‘Stephen did well and his blood tests were quite stable for some time but over the last few months he was a little bit more tired and we recognised that now is a good time for him to have the transplant before he would need dialysis, what we call a pre-emptive transplant.
‘He’s at a perfect time to do it and his mum was in perfect health to give her kidney to him.’
According to Organ Donation Scotland, in the past decade, more than 800 people in Scotland have transformed the lives of others by becoming living kidney donors.
‘Now, almost half of all kidney donations come from living donors.’
Donations can be ‘directed’, where a friend, relative or partner donates to a loved one, or ‘non-directed’ or ‘altruistic’ donations in which a person gives to a stranger on the transplant waiting list.
‘All of this serves to keep people off dialysis or get people off dialysis and the benefits of that cannot be over-estimated,’ Dr Reynolds explained.
‘Organ transplantation is almost always the best thing for a patient on, or approaching, dialysis.’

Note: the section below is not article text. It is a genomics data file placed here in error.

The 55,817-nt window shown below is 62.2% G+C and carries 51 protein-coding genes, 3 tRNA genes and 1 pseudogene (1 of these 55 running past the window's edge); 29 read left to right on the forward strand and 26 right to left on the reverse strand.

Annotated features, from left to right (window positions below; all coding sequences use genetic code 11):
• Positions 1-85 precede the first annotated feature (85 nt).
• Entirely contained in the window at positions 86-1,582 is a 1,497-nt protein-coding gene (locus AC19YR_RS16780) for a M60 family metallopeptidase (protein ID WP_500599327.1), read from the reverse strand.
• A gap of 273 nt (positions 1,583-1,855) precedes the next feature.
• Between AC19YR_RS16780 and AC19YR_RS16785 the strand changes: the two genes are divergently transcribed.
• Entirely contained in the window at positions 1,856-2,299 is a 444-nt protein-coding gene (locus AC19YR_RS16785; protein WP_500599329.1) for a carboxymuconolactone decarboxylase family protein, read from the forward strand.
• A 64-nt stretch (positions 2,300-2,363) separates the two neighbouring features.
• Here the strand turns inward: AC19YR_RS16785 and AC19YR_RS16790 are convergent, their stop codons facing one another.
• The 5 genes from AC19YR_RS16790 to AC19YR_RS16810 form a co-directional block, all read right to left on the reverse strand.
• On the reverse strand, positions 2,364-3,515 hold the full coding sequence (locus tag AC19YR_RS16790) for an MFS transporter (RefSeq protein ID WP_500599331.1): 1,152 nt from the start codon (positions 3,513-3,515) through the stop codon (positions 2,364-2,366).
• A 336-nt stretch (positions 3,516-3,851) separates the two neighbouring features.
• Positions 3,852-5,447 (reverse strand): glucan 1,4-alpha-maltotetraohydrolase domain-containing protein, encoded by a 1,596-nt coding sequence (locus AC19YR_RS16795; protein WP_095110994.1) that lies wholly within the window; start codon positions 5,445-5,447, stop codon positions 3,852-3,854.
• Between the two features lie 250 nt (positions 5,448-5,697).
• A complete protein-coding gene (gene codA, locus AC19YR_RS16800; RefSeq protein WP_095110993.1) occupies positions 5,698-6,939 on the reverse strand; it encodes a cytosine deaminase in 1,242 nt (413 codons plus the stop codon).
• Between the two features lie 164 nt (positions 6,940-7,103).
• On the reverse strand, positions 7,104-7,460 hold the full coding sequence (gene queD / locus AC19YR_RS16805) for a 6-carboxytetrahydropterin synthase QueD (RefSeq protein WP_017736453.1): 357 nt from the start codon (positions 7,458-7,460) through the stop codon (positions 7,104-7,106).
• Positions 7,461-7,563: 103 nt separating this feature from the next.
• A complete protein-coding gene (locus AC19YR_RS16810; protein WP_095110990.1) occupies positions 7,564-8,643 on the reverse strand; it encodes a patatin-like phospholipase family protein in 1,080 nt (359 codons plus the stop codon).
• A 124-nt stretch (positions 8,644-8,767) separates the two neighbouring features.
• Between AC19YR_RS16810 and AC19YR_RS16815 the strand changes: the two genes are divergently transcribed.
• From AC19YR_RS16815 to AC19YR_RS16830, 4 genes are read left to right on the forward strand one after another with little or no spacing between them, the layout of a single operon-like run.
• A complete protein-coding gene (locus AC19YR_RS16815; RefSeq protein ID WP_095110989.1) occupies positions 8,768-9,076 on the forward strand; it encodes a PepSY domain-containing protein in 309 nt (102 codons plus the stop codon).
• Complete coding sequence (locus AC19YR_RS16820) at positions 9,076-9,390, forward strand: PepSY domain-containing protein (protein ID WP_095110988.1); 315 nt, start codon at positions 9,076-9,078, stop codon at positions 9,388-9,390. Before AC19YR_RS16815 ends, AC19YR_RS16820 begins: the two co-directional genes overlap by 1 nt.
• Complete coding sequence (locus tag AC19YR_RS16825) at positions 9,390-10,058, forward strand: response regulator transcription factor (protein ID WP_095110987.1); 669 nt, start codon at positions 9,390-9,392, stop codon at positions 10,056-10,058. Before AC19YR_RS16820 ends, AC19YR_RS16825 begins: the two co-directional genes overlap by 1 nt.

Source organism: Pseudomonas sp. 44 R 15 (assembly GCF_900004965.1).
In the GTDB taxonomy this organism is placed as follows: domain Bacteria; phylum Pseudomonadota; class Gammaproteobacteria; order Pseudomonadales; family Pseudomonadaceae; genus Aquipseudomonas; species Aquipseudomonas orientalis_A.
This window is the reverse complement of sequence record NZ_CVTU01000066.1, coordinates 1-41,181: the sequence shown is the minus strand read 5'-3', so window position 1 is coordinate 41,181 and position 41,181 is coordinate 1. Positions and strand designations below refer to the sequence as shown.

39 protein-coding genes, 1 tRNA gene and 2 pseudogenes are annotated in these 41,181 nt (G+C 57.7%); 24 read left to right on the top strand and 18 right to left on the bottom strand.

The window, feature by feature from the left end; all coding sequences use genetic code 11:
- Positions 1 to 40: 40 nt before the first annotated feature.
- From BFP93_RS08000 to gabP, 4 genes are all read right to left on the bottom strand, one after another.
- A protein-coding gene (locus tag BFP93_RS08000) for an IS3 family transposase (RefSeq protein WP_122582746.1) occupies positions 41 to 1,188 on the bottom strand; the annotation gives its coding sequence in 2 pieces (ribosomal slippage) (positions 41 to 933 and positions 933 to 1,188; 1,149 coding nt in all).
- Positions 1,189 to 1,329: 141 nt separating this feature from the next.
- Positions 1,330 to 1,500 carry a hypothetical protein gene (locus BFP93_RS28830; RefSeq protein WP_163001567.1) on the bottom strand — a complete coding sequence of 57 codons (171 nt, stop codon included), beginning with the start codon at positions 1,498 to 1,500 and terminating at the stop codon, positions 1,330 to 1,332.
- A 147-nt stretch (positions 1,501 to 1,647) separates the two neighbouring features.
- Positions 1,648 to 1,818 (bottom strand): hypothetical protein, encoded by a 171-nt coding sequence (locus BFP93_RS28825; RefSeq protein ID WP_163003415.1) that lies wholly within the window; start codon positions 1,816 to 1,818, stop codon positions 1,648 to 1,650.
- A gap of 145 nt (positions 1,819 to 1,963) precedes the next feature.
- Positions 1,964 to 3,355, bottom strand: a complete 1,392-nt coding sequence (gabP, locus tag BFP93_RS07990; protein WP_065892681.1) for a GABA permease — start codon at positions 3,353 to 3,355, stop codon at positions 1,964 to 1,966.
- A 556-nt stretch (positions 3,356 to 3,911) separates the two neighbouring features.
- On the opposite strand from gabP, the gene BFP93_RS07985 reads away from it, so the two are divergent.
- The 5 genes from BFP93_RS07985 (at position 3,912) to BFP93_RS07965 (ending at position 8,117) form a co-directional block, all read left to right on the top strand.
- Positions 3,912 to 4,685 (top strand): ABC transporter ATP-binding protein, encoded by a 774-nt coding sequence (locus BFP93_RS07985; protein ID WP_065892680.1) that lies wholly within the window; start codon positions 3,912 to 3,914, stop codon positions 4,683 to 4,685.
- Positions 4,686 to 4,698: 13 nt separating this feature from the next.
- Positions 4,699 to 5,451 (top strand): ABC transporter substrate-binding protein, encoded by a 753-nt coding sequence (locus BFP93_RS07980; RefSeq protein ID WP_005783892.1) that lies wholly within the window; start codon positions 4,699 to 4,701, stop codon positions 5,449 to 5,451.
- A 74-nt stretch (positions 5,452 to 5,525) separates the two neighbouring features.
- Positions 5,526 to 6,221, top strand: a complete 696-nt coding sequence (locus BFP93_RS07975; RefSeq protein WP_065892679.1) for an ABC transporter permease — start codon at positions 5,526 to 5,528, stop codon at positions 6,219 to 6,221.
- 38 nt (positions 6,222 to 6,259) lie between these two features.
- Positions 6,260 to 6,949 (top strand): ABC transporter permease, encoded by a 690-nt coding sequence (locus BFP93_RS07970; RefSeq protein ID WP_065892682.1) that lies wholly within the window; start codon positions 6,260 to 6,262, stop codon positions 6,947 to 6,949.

He acknowledged that any surgical procedure has risks associated with it, but stressed that the potential benefits of receiving a new kidney make undergoing surgery worthwhile.
Speaking on Thursday’s World Kidney Day, he said: ‘Kidney disease is very bad for you, but dialysis is also not good for you.
‘In most cases, transplant is absolutely the best thing for you.
‘So even though there are risks associated with this operation, we do something that we very rarely do, which is taking mum Cheryl’s kidney out, making a health person slightly less healthy – because we know that the benefit to Stephen will be massive.’